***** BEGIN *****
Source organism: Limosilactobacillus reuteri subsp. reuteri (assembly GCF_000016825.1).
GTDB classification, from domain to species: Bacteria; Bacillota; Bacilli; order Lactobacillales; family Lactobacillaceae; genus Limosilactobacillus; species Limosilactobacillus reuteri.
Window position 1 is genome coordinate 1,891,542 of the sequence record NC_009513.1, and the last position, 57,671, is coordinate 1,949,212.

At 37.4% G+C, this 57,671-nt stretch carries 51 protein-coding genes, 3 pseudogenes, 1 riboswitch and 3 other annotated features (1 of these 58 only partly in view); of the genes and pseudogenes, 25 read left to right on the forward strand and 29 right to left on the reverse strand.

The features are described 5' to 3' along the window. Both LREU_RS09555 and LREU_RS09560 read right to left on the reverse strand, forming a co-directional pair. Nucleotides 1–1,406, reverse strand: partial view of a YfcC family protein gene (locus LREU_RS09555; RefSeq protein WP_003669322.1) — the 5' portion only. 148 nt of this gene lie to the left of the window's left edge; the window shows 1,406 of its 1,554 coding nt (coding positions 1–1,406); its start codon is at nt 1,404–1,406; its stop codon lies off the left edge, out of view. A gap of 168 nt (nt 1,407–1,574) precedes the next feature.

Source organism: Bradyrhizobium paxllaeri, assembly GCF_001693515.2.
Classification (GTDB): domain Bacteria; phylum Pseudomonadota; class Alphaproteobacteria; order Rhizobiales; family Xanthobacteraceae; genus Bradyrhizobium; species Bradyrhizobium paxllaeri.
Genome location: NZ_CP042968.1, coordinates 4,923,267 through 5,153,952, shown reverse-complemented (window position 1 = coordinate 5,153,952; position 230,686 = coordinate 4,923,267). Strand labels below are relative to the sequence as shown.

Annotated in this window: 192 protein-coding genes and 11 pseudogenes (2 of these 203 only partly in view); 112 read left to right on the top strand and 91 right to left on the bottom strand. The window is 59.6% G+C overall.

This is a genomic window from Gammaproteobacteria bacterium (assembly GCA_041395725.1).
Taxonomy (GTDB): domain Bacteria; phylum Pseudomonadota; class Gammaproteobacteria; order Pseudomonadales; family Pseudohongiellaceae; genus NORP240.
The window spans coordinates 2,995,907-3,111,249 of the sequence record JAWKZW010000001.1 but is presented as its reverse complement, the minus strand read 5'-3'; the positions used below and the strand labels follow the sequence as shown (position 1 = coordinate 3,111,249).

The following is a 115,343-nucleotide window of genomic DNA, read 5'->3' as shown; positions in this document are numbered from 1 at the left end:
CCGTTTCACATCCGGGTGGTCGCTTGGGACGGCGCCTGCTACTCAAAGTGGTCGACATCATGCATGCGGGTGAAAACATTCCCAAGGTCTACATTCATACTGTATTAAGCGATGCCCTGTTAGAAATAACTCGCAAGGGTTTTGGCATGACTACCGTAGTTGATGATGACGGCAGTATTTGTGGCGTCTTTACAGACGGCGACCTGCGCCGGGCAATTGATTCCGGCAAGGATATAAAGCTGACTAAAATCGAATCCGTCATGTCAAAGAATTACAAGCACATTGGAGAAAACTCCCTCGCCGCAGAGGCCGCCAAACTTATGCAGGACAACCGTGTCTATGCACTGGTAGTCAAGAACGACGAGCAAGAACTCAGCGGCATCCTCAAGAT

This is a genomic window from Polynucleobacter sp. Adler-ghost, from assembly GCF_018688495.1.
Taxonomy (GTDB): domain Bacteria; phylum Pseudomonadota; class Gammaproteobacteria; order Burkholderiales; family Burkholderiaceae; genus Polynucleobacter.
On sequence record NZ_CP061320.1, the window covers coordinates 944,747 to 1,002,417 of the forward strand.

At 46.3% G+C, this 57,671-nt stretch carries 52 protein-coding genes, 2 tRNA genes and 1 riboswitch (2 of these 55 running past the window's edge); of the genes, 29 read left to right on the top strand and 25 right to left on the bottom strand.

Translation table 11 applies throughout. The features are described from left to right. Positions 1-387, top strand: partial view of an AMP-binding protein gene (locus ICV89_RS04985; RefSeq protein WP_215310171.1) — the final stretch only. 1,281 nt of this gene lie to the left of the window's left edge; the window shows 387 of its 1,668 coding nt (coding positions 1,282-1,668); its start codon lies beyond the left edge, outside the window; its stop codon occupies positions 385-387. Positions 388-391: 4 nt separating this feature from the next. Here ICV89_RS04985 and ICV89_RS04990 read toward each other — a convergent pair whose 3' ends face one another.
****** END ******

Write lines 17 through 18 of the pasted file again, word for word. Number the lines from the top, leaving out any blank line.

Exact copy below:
On sequence record NZ_CP061320.1, the window covers coordinates 944,747 to 1,002,417 of the forward strand.

At 46.3% G+C, this 57,671-nt stretch carries 52 protein-coding genes, 2 tRNA genes and 1 riboswitch (2 of these 55 running past the window's edge); of the genes, 29 read left to right on the top strand and 25 right to left on the bottom strand.